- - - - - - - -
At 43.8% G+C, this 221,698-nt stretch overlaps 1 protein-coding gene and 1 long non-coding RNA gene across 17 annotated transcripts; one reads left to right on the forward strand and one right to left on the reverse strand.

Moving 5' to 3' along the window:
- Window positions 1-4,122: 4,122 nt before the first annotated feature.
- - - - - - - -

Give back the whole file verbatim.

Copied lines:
At 43.8% G+C, this 221,698-nt stretch overlaps 1 protein-coding gene and 1 long non-coding RNA gene across 17 annotated transcripts; one reads left to right on the forward strand and one right to left on the reverse strand.

Moving 5' to 3' along the window:
- Window positions 1-4,122: 4,122 nt before the first annotated feature.